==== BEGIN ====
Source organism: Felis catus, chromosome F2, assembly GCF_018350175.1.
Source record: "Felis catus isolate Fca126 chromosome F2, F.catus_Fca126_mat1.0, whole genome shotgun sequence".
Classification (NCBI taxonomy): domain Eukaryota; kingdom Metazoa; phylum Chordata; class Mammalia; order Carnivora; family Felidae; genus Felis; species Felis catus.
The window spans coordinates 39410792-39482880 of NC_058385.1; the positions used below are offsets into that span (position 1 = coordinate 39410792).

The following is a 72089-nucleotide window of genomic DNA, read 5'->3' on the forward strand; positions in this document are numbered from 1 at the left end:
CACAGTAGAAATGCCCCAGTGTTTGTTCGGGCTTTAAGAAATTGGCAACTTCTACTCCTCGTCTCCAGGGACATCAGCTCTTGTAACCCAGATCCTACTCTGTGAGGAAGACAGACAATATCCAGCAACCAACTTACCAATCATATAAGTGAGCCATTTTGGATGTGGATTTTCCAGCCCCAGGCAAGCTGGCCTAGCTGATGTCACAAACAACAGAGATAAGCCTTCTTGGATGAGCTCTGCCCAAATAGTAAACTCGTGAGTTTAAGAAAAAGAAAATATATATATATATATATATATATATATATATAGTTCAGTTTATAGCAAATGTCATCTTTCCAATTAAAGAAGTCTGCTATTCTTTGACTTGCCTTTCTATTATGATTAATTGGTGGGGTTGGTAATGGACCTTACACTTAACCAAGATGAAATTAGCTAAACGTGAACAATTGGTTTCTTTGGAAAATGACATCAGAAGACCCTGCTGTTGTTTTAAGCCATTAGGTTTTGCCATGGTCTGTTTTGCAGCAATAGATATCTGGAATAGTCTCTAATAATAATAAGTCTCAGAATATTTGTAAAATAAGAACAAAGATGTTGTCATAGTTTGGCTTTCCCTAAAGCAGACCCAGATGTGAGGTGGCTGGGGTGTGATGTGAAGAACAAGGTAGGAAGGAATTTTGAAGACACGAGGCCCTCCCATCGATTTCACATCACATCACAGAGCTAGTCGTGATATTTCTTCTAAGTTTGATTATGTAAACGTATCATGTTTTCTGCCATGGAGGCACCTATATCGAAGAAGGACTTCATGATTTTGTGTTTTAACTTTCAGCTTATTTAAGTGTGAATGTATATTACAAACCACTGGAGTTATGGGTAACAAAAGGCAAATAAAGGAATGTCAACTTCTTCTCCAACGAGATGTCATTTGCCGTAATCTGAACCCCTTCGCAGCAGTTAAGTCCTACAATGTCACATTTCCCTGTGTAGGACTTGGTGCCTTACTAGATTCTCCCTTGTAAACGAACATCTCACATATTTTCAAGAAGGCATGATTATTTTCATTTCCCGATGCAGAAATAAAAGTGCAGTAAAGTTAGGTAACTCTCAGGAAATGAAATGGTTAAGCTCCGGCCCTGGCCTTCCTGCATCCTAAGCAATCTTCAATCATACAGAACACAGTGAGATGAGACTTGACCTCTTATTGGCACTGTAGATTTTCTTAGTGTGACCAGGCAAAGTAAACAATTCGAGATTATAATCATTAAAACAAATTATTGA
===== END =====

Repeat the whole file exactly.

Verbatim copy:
Source organism: Felis catus, chromosome F2, assembly GCF_018350175.1.
Source record: "Felis catus isolate Fca126 chromosome F2, F.catus_Fca126_mat1.0, whole genome shotgun sequence".
Classification (NCBI taxonomy): domain Eukaryota; kingdom Metazoa; phylum Chordata; class Mammalia; order Carnivora; family Felidae; genus Felis; species Felis catus.
The window spans coordinates 39410792-39482880 of NC_058385.1; the positions used below are offsets into that span (position 1 = coordinate 39410792).

The following is a 72089-nucleotide window of genomic DNA, read 5'->3' on the forward strand; positions in this document are numbered from 1 at the left end:
CACAGTAGAAATGCCCCAGTGTTTGTTCGGGCTTTAAGAAATTGGCAACTTCTACTCCTCGTCTCCAGGGACATCAGCTCTTGTAACCCAGATCCTACTCTGTGAGGAAGACAGACAATATCCAGCAACCAACTTACCAATCATATAAGTGAGCCATTTTGGATGTGGATTTTCCAGCCCCAGGCAAGCTGGCCTAGCTGATGTCACAAACAACAGAGATAAGCCTTCTTGGATGAGCTCTGCCCAAATAGTAAACTCGTGAGTTTAAGAAAAAGAAAATATATATATATATATATATATATATATATATAGTTCAGTTTATAGCAAATGTCATCTTTCCAATTAAAGAAGTCTGCTATTCTTTGACTTGCCTTTCTATTATGATTAATTGGTGGGGTTGGTAATGGACCTTACACTTAACCAAGATGAAATTAGCTAAACGTGAACAATTGGTTTCTTTGGAAAATGACATCAGAAGACCCTGCTGTTGTTTTAAGCCATTAGGTTTTGCCATGGTCTGTTTTGCAGCAATAGATATCTGGAATAGTCTCTAATAATAATAAGTCTCAGAATATTTGTAAAATAAGAACAAAGATGTTGTCATAGTTTGGCTTTCCCTAAAGCAGACCCAGATGTGAGGTGGCTGGGGTGTGATGTGAAGAACAAGGTAGGAAGGAATTTTGAAGACACGAGGCCCTCCCATCGATTTCACATCACATCACAGAGCTAGTCGTGATATTTCTTCTAAGTTTGATTATGTAAACGTATCATGTTTTCTGCCATGGAGGCACCTATATCGAAGAAGGACTTCATGATTTTGTGTTTTAACTTTCAGCTTATTTAAGTGTGAATGTATATTACAAACCACTGGAGTTATGGGTAACAAAAGGCAAATAAAGGAATGTCAACTTCTTCTCCAACGAGATGTCATTTGCCGTAATCTGAACCCCTTCGCAGCAGTTAAGTCCTACAATGTCACATTTCCCTGTGTAGGACTTGGTGCCTTACTAGATTCTCCCTTGTAAACGAACATCTCACATATTTTCAAGAAGGCATGATTATTTTCATTTCCCGATGCAGAAATAAAAGTGCAGTAAAGTTAGGTAACTCTCAGGAAATGAAATGGTTAAGCTCCGGCCCTGGCCTTCCTGCATCCTAAGCAATCTTCAATCATACAGAACACAGTGAGATGAGACTTGACCTCTTATTGGCACTGTAGATTTTCTTAGTGTGACCAGGCAAAGTAAACAATTCGAGATTATAATCATTAAAACAAATTATTGA